Enough analogs are interesting early and / or late that I definitely think we'll have our chances this year, but so many are mild right in the middle of winter that that's the elephant in the room that we likely will have to work around. With a moderate-strong La Nina and +QBO, a strong PV is favored...but how strong and then how quickly it weakens later in winter can influence the exact timing of various pattern changes and significantly alter how much snow a given area sees. 

 

Actually 2010 had a split PV mid-DEC. Had another later but...yea. PV disruption during La Nina is often associated with MJO. 

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1 hour ago, Grace said:

 

Actually 2010 had a split PV mid-DEC. Had another later but...yea. PV disruption during La Nina is often associated with MJO. 

That would help the mid-winter prospects. But that's such an extreme example that while 2010-11 may be a decent analog, it's hard to put faith in that sort of outcome at this point. If we're sitting here a month from now and the PV is still relatively weak I'll be a little more intrigued. I do like that the AAM will likely be relatively high for a La Nina over the next few weeks and the pattern will be amped enough that the PV may not strengthen out of control in that time...but if I had to go with the "most likely" outcome I'd still go towards the PV getting stronger towards the middle of winter and hope that it goes the other way. 

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11 hours ago, OHweather said:

That would help the mid-winter prospects. But that's such an extreme example that while 2010-11 may be a decent analog, it's hard to put faith in that sort of outcome at this point. If we're sitting here a month from now and the PV is still relatively weak I'll be a little more intrigued. I do like that the AAM will likely be relatively high for a La Nina over the next few weeks and the pattern will be amped enough that the PV may not strengthen out of control in that time...but if I had to go with the "most likely" outcome I'd still go towards the PV getting stronger towards the middle of winter and hope that it goes the other way. 

 

PV or no PV split, as long as it takes hits & weakens at times you can have good winter periods in a moderate to strong La Nina:

1970-71

1973-74

1974-75

1988-89 

1995-96 

1999-2000

2007-08

2010-11

 

All of those had some decent periods of winter. 1970-71, 1995-96, 2010-11 are 3 stronger La Nina's that stick out as the best for winter lovers in Eastern half. 

 

But because the PV has been so strong in several La Nina's, 3 month long-range seasonal guidance will always slant that way for the most part.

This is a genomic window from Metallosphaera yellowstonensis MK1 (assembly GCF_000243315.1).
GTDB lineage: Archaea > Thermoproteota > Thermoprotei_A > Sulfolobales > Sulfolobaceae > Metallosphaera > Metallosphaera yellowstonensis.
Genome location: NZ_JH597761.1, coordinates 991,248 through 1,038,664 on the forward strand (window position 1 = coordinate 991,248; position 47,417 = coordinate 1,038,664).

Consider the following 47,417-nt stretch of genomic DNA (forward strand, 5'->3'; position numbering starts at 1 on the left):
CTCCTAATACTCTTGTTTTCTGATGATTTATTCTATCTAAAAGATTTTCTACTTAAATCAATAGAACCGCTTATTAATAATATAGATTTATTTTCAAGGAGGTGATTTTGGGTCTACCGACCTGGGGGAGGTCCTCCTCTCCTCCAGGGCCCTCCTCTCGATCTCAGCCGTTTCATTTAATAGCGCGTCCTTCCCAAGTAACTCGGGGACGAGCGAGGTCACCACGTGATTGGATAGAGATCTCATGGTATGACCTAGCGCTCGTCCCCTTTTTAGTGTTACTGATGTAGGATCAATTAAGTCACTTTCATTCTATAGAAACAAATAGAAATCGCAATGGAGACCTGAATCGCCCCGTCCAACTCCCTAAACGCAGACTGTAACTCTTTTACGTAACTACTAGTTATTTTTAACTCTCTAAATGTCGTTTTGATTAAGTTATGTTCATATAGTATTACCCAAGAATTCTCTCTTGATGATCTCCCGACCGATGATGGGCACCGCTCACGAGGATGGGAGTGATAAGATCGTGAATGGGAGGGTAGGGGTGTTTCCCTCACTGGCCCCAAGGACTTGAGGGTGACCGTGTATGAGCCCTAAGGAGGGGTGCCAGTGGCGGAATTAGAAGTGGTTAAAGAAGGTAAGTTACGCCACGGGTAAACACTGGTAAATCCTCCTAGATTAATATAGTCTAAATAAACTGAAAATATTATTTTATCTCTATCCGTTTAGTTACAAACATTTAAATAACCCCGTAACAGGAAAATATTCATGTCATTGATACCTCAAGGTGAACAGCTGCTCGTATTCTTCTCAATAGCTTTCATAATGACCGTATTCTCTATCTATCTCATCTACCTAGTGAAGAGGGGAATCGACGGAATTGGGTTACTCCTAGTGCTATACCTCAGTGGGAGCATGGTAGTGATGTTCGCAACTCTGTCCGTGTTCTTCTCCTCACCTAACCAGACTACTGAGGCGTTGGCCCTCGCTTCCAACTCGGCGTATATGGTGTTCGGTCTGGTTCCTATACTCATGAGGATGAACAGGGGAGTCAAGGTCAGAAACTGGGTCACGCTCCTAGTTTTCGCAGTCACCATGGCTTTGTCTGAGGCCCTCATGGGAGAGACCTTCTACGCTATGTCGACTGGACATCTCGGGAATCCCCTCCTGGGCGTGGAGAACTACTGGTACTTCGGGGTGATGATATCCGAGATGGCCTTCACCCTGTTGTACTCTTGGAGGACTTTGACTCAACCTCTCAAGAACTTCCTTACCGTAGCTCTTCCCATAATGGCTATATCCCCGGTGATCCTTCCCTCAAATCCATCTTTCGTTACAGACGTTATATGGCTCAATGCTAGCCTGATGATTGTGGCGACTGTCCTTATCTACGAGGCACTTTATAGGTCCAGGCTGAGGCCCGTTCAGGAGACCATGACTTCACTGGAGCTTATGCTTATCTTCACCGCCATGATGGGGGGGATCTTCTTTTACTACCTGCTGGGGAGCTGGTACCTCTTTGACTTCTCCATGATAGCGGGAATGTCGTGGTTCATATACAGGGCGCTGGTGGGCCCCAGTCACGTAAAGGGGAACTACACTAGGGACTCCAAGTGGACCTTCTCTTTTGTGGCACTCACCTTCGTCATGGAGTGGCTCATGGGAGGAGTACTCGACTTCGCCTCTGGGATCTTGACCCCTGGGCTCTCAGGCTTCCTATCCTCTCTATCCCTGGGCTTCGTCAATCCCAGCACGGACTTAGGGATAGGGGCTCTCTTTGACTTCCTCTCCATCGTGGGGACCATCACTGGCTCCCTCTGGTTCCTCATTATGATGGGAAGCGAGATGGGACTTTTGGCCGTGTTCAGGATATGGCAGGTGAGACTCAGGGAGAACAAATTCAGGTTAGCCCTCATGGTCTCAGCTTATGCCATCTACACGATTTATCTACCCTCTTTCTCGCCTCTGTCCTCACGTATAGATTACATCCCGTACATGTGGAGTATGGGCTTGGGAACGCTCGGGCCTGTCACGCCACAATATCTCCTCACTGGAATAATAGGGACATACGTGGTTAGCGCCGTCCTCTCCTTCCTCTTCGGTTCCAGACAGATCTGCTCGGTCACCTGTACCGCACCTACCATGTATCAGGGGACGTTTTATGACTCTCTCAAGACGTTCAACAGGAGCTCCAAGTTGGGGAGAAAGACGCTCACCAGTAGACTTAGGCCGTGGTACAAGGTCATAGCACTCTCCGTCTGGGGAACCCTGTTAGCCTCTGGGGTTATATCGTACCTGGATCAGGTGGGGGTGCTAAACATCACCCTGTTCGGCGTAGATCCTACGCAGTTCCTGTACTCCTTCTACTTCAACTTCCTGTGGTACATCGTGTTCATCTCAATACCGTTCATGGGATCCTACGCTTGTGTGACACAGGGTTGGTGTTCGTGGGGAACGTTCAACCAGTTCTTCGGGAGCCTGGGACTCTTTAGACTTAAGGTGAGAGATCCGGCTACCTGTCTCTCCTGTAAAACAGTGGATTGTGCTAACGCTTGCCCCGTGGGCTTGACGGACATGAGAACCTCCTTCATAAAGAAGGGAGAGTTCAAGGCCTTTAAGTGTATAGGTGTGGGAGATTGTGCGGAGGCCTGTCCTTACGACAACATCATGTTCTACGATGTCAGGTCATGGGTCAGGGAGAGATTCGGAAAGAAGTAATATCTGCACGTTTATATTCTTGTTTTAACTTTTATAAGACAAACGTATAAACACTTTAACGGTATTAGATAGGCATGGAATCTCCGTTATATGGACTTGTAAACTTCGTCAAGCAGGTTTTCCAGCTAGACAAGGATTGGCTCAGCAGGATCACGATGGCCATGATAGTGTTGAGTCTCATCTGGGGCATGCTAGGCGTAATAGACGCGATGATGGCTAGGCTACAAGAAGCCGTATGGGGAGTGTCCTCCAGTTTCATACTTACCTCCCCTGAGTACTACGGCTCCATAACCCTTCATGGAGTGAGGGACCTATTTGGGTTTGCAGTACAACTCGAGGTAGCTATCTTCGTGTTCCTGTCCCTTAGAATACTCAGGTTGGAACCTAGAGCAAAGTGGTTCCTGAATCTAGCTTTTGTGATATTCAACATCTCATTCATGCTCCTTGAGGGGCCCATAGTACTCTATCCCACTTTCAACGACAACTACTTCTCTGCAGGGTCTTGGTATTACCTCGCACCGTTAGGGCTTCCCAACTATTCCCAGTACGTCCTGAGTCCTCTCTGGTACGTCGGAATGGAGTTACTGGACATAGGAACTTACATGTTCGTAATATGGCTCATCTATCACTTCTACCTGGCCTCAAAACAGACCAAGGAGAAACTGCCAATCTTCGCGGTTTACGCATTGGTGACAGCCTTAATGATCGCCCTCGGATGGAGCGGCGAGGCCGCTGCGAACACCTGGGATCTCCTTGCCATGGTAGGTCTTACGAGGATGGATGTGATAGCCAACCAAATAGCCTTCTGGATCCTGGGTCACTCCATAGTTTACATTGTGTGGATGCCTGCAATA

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its hard to get a snowstorm that's 4" or more in December during a la nina year...only seven years had one since 1950...mostly recent years...

2017......4.6"

2010....20.0"

2008......4.0"

2005......5.8"

2000....12.0"

1995......7.7"

1984......4.8"

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Temperatures rose into the middle and upper 60s and even lower 70s in parts of the region today under bright sunshine. Tomorrow will be a little warmer with temperatures rising into the lower 70s across a large part of the region.

 

Out west, Phoenix recorded its 144th day on which the temperature rose to 100° or above. That surpassed the previous annual record of 143 days, which was set in 1989.

 

Generally above normal temperatures will prevail through mid-month. By mid-month, New York City will likely have an October 1-15 mean temperature above 60° and the region will likely see temperatures running an overall 1°-3° above normal. Afterward, a brief period of cooler than normal to near normal temperatures could develop. The potential exists for a fairly sharp shot of cold just after mid-month. However, milder conditions will return shortly afterward.

 

The ENSO Region 1+2 anomaly was -1.2°C and the Region 3.4 anomaly was -1.2°C for the week centered around October 7. For the past six weeks, the ENSO Region 1+2 anomaly has averaged -0.92°C and the ENSO Region 3.4 anomaly has averaged -1.00°C. La Niña conditions will likely prevail into at least the start of winter.

 

The SOI was -2.26.

 

Today, the preliminary Arctic Oscillation (AO) figure was -0.301.

 

On October 13 the MJO was in Phase 4 at an amplitude of 1.987 (RMM). The October 12-adjusted amplitude was 1.911.